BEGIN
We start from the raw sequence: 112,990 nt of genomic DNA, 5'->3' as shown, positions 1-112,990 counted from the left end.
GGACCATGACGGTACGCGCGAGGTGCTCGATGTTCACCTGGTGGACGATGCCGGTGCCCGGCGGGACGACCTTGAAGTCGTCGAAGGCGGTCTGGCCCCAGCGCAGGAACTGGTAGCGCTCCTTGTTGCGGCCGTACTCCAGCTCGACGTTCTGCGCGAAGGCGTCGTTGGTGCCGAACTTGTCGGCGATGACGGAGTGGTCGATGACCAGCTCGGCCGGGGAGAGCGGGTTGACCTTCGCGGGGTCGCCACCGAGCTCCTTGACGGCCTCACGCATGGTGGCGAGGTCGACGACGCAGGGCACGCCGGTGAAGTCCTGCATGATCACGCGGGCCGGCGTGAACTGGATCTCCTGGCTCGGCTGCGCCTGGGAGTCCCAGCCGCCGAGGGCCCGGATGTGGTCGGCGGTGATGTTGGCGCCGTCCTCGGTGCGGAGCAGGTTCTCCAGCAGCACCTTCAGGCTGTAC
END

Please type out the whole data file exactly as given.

We start from the raw sequence: 112,990 nt of genomic DNA, 5'->3' as shown, positions 1-112,990 counted from the left end.
GGACCATGACGGTACGCGCGAGGTGCTCGATGTTCACCTGGTGGACGATGCCGGTGCCCGGCGGGACGACCTTGAAGTCGTCGAAGGCGGTCTGGCCCCAGCGCAGGAACTGGTAGCGCTCCTTGTTGCGGCCGTACTCCAGCTCGACGTTCTGCGCGAAGGCGTCGTTGGTGCCGAACTTGTCGGCGATGACGGAGTGGTCGATGACCAGCTCGGCCGGGGAGAGCGGGTTGACCTTCGCGGGGTCGCCACCGAGCTCCTTGACGGCCTCACGCATGGTGGCGAGGTCGACGACGCAGGGCACGCCGGTGAAGTCCTGCATGATCACGCGGGCCGGCGTGAACTGGATCTCCTGGCTCGGCTGCGCCTGGGAGTCCCAGCCGCCGAGGGCCCGGATGTGGTCGGCGGTGATGTTGGCGCCGTCCTCGGTGCGGAGCAGGTTCTCCAGCAGCACCTTCAGGCTGTAC